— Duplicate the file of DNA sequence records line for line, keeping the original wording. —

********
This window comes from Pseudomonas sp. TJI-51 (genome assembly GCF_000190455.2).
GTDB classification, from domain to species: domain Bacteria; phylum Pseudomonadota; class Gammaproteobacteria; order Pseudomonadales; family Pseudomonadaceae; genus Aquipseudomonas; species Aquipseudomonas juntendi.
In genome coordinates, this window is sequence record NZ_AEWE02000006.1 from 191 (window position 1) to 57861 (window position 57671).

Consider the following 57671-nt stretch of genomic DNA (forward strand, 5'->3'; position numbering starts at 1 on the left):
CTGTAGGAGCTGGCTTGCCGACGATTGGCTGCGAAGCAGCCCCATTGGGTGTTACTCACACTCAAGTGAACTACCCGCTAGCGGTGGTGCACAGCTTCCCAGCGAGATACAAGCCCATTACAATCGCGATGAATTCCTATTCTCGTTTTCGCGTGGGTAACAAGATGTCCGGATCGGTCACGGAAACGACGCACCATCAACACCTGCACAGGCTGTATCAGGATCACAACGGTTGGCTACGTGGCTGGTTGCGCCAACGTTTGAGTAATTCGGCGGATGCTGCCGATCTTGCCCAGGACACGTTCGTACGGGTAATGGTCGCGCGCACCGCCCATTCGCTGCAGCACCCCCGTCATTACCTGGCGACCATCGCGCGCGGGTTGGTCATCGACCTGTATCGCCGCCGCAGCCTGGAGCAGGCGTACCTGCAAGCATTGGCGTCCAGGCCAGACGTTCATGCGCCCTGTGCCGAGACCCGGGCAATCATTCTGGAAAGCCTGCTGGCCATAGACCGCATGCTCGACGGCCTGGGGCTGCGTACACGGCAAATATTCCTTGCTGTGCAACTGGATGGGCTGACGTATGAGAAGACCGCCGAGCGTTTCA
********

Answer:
This window comes from Pseudomonas sp. TJI-51 (genome assembly GCF_000190455.2).
GTDB classification, from domain to species: domain Bacteria; phylum Pseudomonadota; class Gammaproteobacteria; order Pseudomonadales; family Pseudomonadaceae; genus Aquipseudomonas; species Aquipseudomonas juntendi.
In genome coordinates, this window is sequence record NZ_AEWE02000006.1 from 191 (window position 1) to 57861 (window position 57671).

Consider the following 57671-nt stretch of genomic DNA (forward strand, 5'->3'; position numbering starts at 1 on the left):
CTGTAGGAGCTGGCTTGCCGACGATTGGCTGCGAAGCAGCCCCATTGGGTGTTACTCACACTCAAGTGAACTACCCGCTAGCGGTGGTGCACAGCTTCCCAGCGAGATACAAGCCCATTACAATCGCGATGAATTCCTATTCTCGTTTTCGCGTGGGTAACAAGATGTCCGGATCGGTCACGGAAACGACGCACCATCAACACCTGCACAGGCTGTATCAGGATCACAACGGTTGGCTACGTGGCTGGTTGCGCCAACGTTTGAGTAATTCGGCGGATGCTGCCGATCTTGCCCAGGACACGTTCGTACGGGTAATGGTCGCGCGCACCGCCCATTCGCTGCAGCACCCCCGTCATTACCTGGCGACCATCGCGCGCGGGTTGGTCATCGACCTGTATCGCCGCCGCAGCCTGGAGCAGGCGTACCTGCAAGCATTGGCGTCCAGGCCAGACGTTCATGCGCCCTGTGCCGAGACCCGGGCAATCATTCTGGAAAGCCTGCTGGCCATAGACCGCATGCTCGACGGCCTGGGGCTGCGTACACGGCAAATATTCCTTGCTGTGCAACTGGATGGGCTGACGTATGAGAAGACCGCCGAGCGTTTCA